Oct.10 - IMF director says crisis cheaper if solved now while questioning market thinking on the U.S. and warning emerging economies against complacency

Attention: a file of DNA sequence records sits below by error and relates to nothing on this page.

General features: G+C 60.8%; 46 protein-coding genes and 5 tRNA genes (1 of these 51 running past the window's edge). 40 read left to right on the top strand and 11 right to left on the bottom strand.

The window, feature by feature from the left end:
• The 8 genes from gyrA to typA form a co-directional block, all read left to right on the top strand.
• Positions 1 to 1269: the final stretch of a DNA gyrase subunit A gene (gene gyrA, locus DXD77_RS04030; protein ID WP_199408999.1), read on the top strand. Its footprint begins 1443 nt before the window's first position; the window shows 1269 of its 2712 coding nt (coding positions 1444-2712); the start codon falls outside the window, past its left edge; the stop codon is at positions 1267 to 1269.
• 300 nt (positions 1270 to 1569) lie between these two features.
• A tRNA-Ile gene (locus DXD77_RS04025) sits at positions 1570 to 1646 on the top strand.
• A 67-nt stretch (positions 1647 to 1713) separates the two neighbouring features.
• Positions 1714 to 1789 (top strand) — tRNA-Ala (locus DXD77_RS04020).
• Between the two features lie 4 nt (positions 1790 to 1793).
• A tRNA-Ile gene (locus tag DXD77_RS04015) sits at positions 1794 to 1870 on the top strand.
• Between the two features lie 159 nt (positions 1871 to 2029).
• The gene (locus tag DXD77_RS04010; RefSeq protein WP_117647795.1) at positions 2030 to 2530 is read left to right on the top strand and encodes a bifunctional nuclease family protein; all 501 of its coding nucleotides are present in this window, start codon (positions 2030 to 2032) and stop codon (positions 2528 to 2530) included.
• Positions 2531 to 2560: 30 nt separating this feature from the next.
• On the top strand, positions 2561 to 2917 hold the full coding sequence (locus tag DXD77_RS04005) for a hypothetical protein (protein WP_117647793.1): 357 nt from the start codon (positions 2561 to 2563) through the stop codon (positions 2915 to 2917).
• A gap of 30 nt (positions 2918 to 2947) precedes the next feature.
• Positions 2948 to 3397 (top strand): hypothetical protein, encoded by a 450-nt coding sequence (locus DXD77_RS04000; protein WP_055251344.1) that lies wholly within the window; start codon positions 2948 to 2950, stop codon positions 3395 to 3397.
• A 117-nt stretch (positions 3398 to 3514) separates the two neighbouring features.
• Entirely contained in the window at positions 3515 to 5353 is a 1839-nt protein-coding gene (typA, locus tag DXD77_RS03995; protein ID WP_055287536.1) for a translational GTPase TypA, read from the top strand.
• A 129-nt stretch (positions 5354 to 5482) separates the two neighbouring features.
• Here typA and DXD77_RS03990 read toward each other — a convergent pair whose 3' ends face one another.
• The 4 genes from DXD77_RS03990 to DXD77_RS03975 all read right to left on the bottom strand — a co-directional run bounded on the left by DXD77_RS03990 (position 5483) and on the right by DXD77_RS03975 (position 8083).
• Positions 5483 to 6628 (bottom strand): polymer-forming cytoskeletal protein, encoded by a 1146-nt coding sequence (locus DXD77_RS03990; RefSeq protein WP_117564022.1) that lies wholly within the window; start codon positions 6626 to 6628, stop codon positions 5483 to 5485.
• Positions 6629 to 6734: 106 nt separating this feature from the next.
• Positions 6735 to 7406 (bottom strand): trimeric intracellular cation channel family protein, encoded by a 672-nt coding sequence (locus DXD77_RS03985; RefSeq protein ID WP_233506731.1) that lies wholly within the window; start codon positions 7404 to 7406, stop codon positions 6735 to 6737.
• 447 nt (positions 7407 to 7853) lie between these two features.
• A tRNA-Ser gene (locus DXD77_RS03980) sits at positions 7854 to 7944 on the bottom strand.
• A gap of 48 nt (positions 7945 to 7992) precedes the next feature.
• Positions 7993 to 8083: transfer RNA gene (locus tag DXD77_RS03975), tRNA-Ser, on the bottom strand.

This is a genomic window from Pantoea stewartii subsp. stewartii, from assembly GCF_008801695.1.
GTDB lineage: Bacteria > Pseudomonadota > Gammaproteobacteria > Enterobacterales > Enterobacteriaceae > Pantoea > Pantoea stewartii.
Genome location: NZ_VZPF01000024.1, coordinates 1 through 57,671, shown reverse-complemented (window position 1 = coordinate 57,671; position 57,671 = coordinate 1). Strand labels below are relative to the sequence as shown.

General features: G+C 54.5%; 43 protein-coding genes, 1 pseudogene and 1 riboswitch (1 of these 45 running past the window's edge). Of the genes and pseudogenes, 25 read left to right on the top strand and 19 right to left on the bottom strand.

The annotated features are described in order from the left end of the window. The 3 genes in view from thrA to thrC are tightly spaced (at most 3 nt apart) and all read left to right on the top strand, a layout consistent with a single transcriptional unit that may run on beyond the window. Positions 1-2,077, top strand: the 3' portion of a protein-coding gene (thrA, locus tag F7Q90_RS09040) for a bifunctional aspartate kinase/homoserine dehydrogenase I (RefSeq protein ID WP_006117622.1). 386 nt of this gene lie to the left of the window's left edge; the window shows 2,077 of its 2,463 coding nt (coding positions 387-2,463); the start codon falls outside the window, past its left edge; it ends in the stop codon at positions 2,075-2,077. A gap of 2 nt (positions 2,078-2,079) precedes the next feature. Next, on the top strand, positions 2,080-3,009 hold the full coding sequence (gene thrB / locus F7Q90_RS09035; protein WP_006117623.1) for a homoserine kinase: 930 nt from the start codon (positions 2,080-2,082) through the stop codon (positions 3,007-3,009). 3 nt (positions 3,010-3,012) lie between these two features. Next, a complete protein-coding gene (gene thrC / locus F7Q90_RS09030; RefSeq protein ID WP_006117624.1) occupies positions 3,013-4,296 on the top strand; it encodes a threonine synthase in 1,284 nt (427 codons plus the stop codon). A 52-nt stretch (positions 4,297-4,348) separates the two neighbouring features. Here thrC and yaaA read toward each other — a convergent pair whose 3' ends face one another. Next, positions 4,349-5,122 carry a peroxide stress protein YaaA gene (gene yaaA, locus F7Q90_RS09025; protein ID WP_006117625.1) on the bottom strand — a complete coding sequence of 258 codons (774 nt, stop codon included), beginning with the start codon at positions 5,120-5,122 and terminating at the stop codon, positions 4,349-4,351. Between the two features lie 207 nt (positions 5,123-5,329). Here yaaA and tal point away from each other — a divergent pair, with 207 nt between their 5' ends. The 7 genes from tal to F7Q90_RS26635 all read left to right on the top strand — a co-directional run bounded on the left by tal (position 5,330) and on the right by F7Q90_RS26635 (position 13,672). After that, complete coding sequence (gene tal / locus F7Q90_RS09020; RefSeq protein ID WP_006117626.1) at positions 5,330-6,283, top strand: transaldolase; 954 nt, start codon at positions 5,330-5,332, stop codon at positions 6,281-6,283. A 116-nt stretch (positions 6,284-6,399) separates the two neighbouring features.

The IMF's Jose Vinals says crisis cheaper if solved now while questioning market thinking on the U.S. and warning emerging economies against complacency International Monetary Fund director Jose Vinals says the longer it takes to resolve the current financial crisis the more expensive it will become. Vinals, director of the IMF's monetary and capital markets department and the main author of the financial stability report Europe's troubles should serve as a lesson to the heavily indebted United States and Japan that delaying the necessary policy adjustments until markets force their hands would lead to harsher economic outcomes. (SOUNDBITE) (English) IMF FINANCIAL COUNSELLOR AND DIRECTOR OF MONETARY AND CAPITAL MARKETS DEPARTMENT, JOSE VINALS SAYING: "The more time that goes by without a complete solution, the more are the eventual costs for everybody of resolving the crisis." "The safe haven is one reason, but markets may be supremely confident on the ability of the political system in the U.S. to deliver an agreement. But is it supreme confidence or is it complacency? And is there room for disappointment? So lets not disappoint markets. Lets have a political compromise, to avoid these very tough and sudden fiscal contractions happening in the U.S. economy that will bring it into recession and which will send shockwaves, negative shockwaves, to the rest of the world economy." "We are also encouraged by the steps being taken in the context of reducing the budget deficit in a context of very low growth, this is a very challenging task. I think that Spain is doing important things, and whether this should be supported also by the ECB's OMT mechanism is up to the Spanish authorities." "Vigilance is necessary and measures are necessary in order to deal with these financial vulnerabilities so that they do not lead into problems later on. So there is not room for complacency either in emerging markets."